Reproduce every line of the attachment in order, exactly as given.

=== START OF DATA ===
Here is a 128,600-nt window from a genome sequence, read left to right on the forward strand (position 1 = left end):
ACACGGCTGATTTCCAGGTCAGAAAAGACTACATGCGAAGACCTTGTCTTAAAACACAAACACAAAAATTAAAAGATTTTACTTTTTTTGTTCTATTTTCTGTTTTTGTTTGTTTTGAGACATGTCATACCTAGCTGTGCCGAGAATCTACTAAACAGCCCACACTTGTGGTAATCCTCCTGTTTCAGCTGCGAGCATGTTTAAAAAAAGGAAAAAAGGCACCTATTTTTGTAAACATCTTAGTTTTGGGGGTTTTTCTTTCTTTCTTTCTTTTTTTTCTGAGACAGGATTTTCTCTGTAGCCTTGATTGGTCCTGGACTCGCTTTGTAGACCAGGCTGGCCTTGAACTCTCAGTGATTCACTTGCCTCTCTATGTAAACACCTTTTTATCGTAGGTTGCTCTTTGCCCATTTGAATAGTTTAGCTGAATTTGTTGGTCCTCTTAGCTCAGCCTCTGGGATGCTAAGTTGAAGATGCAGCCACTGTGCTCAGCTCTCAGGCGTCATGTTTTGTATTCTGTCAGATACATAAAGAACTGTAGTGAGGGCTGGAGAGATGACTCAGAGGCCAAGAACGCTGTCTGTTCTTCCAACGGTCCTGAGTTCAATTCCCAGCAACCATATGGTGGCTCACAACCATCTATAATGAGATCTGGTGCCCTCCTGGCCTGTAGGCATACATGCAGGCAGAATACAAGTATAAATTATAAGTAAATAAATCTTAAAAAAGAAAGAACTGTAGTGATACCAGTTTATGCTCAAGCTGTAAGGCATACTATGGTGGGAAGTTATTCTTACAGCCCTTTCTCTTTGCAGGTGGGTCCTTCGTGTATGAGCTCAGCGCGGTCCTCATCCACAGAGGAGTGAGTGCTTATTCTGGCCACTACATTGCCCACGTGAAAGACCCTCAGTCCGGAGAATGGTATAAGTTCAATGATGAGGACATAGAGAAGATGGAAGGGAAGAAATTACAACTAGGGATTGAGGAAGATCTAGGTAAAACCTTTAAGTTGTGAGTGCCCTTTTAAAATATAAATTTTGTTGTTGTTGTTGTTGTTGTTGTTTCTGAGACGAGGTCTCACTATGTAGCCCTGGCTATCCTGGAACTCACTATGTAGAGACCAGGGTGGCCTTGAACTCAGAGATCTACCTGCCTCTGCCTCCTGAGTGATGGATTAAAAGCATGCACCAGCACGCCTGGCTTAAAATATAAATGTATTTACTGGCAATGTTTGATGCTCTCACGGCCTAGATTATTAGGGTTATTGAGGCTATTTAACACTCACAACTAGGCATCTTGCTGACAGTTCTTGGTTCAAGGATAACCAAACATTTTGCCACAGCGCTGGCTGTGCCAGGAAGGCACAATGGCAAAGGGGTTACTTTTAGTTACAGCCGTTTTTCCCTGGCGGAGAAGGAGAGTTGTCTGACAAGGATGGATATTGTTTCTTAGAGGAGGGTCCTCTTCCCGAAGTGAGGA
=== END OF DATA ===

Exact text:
Here is a 128,600-nt window from a genome sequence, read left to right on the forward strand (position 1 = left end):
ACACGGCTGATTTCCAGGTCAGAAAAGACTACATGCGAAGACCTTGTCTTAAAACACAAACACAAAAATTAAAAGATTTTACTTTTTTTGTTCTATTTTCTGTTTTTGTTTGTTTTGAGACATGTCATACCTAGCTGTGCCGAGAATCTACTAAACAGCCCACACTTGTGGTAATCCTCCTGTTTCAGCTGCGAGCATGTTTAAAAAAAGGAAAAAAGGCACCTATTTTTGTAAACATCTTAGTTTTGGGGGTTTTTCTTTCTTTCTTTCTTTTTTTTCTGAGACAGGATTTTCTCTGTAGCCTTGATTGGTCCTGGACTCGCTTTGTAGACCAGGCTGGCCTTGAACTCTCAGTGATTCACTTGCCTCTCTATGTAAACACCTTTTTATCGTAGGTTGCTCTTTGCCCATTTGAATAGTTTAGCTGAATTTGTTGGTCCTCTTAGCTCAGCCTCTGGGATGCTAAGTTGAAGATGCAGCCACTGTGCTCAGCTCTCAGGCGTCATGTTTTGTATTCTGTCAGATACATAAAGAACTGTAGTGAGGGCTGGAGAGATGACTCAGAGGCCAAGAACGCTGTCTGTTCTTCCAACGGTCCTGAGTTCAATTCCCAGCAACCATATGGTGGCTCACAACCATCTATAATGAGATCTGGTGCCCTCCTGGCCTGTAGGCATACATGCAGGCAGAATACAAGTATAAATTATAAGTAAATAAATCTTAAAAAAGAAAGAACTGTAGTGATACCAGTTTATGCTCAAGCTGTAAGGCATACTATGGTGGGAAGTTATTCTTACAGCCCTTTCTCTTTGCAGGTGGGTCCTTCGTGTATGAGCTCAGCGCGGTCCTCATCCACAGAGGAGTGAGTGCTTATTCTGGCCACTACATTGCCCACGTGAAAGACCCTCAGTCCGGAGAATGGTATAAGTTCAATGATGAGGACATAGAGAAGATGGAAGGGAAGAAATTACAACTAGGGATTGAGGAAGATCTAGGTAAAACCTTTAAGTTGTGAGTGCCCTTTTAAAATATAAATTTTGTTGTTGTTGTTGTTGTTGTTGTTTCTGAGACGAGGTCTCACTATGTAGCCCTGGCTATCCTGGAACTCACTATGTAGAGACCAGGGTGGCCTTGAACTCAGAGATCTACCTGCCTCTGCCTCCTGAGTGATGGATTAAAAGCATGCACCAGCACGCCTGGCTTAAAATATAAATGTATTTACTGGCAATGTTTGATGCTCTCACGGCCTAGATTATTAGGGTTATTGAGGCTATTTAACACTCACAACTAGGCATCTTGCTGACAGTTCTTGGTTCAAGGATAACCAAACATTTTGCCACAGCGCTGGCTGTGCCAGGAAGGCACAATGGCAAAGGGGTTACTTTTAGTTACAGCCGTTTTTCCCTGGCGGAGAAGGAGAGTTGTCTGACAAGGATGGATATTGTTTCTTAGAGGAGGGTCCTCTTCCCGAAGTGAGGA